Howitzers and drones highlight Ukraine’s new US boost to fight Russia

Ukraine should receive an additional 775 million dollars in US Army aid to bolster its ongoing war against Russia.

The Department of Defense (DoD) announced on Friday that an aid package including Howitzersdrones, armored vehicles, missiles, artillery shells and ammunition for high mobility artillery rocket systems (HIMARS) would soon be sent to Ukraine.

The new aid was the nineteenth package sent to Ukraine using presidential withdrawal authority since August 2021, with the president Joe BidenNigeria’s administration has sent a total of $10.6 billion in military aid to the war-torn country since January 2021.

“President Biden has made it clear that we will continue to support the people of Ukraine in defending their country against Russian aggression for as long as it takes,” the secretary of state said. Anthony Blink said in a statement. “The United States stands with our allies and partners from more than 50 countries to provide vital security assistance to support Ukraine’s defense of its sovereignty and territorial integrity.”

“The United States will continue to provide additional systems and capabilities to Ukraine,” he added. “These capabilities are carefully calibrated to make the biggest difference on the battlefield and strengthen Ukraine’s position at the negotiating table.”

The package cleared on Friday includes 15 ScanEagle surveillance drones, which the United States has not yet sent to Ukraine, although another unnamed country has, according to a Reuters report citing a senior US defense official anonymous.

Military aid program to Ukraine Pentagon Biden Russia
Ukrainian troops are pictured preparing to fire an American-made M777 howitzer at front lines in the Kharkiv region of Ukraine August 1, 2022. The U.S. Department of Defense announced a new aid program on Friday $775 million military to Ukraine.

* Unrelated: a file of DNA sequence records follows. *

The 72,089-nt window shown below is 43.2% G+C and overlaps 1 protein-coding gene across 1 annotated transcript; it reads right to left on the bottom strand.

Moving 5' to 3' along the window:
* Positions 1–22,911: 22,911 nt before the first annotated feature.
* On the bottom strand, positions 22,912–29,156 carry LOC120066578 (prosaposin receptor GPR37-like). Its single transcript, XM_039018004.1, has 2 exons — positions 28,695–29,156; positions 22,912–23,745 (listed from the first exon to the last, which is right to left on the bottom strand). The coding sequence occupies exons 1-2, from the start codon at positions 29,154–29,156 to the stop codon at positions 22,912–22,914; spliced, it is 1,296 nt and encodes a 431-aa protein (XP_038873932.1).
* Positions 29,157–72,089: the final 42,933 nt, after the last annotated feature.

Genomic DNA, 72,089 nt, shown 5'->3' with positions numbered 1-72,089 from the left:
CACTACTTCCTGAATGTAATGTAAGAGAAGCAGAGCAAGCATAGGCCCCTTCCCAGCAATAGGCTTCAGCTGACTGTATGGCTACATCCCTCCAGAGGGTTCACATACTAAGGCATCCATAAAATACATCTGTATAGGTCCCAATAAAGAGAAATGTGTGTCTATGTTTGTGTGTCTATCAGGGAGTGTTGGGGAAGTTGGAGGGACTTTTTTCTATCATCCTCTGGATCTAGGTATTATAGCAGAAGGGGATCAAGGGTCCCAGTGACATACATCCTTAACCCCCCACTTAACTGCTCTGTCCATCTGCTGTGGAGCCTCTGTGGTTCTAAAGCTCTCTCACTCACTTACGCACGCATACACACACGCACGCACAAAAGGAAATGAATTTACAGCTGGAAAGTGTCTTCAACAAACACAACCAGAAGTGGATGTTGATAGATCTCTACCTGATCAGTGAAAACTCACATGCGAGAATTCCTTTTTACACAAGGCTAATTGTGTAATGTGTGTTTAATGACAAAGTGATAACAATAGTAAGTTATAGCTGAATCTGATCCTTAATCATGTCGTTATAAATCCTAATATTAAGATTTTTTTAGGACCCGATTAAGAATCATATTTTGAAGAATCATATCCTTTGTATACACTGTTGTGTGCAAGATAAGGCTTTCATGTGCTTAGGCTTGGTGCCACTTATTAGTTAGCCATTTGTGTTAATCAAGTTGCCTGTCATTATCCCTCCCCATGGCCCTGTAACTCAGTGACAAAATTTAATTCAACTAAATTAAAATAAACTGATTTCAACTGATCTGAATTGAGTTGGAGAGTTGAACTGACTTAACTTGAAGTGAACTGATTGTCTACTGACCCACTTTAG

The DoD announced that the new assistance also includes the following:

  • 40 MaxxPro Mine Resistant Ambush Protected Vehicles with Mine Rollers
  • 16 105mm howitzers and 36,000 105mm artillery shells
  • 50 high mobility multipurpose wheeled armored vehicles
  • 1,500 tube, optical tracking and wire-guided (TOW) missiles
  • 1,000 Javelin anti-armour systems
  • Additional HIMARS ammo
  • 2,000 anti-armour shells
  • Demining equipment and systems
  • Demolition ammunition
  • Tactical secure communication systems
  • Night vision devices, thermal imaging systems, optics and laser range finders.

The package was announced just after Ukraine Support Tracker reported that international pledges to provide aid to Ukraine had “dried up in July.” He also came less than two weeks after the DoD announcement massive $1 billion military aid to Ukraine on August 8.

Ukrainian President Volodymyr Zelensky praised Biden for authorizing the package in a Tweeter Friday.

“I greatly appreciate another [U.S.] $775 million military aid package,” Zelensky tweeted. “Thank you @POTUS for this decision! We have taken another important step to defeat the aggressor. [Ukraine] will be free!”

Over the past month, advanced rockets supplied by Western countries have been used by Ukraine to strike behind Russian lines, according to Reuters. Ukraine has also warned that Russian-occupied Crimea, where a series of explosions have caused damage to military bases since last week, is no longer safe from attack.

Russia has repeatedly denounced the United States for supplying arms to Ukraine, while threatening to expand the scope of the war and accusing the United States of being “directly involved” in sending aid.

“Washington’s degree of influence over Kyiv crosses all imaginable boundaries,” Alexander Darchiev, director of the North America department of the Russian Foreign Ministry, said in an interview with Russian news agency TASS last week. .

“In addition to large-scale military and financial aid and moral support for the Zelensky regime, the Americans are increasingly becoming a direct party to the conflict,” he added.

Newsweek contacted the Russian government for comment.

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